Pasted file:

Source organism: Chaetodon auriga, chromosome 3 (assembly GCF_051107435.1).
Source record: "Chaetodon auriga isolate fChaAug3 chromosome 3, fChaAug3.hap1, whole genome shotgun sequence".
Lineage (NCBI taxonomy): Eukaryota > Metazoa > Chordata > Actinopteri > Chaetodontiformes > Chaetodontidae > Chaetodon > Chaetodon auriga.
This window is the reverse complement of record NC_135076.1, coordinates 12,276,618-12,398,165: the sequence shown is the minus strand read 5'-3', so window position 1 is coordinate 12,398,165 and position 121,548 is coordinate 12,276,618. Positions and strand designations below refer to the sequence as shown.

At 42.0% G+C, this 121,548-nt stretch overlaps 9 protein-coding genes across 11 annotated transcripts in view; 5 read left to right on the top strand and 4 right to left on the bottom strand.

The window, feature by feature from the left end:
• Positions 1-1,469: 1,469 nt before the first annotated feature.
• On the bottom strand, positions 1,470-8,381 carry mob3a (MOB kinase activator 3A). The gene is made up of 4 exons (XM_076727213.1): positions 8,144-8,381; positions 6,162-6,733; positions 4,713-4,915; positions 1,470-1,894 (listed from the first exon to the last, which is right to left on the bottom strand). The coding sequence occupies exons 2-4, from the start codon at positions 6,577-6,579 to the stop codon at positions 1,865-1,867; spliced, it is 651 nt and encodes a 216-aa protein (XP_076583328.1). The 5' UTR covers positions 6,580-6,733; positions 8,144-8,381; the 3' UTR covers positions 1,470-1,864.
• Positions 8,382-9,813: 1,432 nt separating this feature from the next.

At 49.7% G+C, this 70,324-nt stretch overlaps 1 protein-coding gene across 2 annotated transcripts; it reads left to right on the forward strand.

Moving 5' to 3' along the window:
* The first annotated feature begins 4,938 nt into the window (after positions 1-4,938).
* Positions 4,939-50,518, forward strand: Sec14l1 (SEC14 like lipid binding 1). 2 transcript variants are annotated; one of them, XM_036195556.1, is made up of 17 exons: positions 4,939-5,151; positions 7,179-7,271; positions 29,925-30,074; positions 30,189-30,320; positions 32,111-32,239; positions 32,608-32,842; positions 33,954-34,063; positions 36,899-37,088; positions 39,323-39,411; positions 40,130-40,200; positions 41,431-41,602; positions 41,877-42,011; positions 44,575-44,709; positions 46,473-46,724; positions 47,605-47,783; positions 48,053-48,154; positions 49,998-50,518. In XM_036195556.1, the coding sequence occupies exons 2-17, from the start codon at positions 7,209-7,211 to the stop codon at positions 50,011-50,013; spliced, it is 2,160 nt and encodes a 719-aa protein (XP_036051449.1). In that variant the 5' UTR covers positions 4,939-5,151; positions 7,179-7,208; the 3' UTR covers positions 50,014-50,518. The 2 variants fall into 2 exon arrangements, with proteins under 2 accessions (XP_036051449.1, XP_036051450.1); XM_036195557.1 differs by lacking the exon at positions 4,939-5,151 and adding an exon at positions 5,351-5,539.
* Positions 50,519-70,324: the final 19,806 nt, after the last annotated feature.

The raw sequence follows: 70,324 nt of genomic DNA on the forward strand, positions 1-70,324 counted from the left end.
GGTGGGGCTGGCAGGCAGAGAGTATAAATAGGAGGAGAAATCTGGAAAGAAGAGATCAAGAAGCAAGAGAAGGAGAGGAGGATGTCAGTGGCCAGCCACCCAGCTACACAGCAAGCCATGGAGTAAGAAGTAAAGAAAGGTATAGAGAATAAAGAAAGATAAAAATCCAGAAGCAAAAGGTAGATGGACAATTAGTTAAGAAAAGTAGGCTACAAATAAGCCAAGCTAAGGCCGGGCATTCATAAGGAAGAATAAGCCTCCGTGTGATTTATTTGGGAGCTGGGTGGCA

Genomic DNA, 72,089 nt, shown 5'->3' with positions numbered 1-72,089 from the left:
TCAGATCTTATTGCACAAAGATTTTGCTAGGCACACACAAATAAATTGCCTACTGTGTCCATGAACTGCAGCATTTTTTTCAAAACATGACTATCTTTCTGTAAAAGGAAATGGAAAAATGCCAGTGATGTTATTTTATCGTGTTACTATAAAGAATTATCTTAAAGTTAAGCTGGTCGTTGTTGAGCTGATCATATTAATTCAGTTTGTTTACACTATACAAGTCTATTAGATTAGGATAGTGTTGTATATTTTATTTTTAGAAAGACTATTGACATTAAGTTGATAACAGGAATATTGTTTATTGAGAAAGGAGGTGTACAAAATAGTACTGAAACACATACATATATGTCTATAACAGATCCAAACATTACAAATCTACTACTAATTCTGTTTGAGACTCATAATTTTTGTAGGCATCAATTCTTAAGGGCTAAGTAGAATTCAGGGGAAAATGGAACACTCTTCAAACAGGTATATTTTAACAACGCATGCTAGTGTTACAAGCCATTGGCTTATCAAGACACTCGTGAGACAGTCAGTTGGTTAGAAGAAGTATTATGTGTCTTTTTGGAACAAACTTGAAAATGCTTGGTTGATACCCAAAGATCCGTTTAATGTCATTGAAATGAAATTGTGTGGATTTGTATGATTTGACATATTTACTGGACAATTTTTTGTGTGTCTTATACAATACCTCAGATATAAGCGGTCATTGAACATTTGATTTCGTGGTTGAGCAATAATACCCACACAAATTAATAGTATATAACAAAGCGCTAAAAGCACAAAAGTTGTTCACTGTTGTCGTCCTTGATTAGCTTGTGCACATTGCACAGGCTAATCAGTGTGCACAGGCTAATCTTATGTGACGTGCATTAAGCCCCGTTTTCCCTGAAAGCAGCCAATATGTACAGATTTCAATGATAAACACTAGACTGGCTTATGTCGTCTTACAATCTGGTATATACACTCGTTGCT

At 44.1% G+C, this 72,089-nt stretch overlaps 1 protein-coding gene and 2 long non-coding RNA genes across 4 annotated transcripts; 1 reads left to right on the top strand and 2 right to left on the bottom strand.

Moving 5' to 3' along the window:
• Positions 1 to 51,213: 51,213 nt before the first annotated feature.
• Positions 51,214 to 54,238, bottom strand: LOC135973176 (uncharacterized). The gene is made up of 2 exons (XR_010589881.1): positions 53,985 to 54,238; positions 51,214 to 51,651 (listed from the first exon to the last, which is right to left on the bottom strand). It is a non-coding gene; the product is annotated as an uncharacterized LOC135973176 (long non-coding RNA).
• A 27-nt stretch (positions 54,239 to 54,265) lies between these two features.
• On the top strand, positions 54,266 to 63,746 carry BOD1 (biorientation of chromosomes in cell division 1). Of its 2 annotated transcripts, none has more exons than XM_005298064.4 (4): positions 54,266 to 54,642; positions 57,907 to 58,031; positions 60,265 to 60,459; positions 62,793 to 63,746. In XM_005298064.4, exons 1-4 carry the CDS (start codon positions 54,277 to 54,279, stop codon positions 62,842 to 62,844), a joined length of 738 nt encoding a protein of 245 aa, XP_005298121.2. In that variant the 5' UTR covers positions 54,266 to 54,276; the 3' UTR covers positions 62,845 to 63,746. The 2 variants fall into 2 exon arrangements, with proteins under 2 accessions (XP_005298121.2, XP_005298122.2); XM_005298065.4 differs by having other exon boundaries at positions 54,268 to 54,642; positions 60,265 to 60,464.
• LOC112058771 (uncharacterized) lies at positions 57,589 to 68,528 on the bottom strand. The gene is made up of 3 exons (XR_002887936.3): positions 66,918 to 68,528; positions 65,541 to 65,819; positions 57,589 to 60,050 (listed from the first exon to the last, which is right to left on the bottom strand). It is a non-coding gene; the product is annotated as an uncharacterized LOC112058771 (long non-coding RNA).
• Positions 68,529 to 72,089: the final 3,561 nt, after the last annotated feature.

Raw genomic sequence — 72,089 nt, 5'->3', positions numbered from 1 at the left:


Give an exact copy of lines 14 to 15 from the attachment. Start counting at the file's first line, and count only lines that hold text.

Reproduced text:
* Positions 50,519-70,324: the final 19,806 nt, after the last annotated feature.

The raw sequence follows: 70,324 nt of genomic DNA on the forward strand, positions 1-70,324 counted from the left end.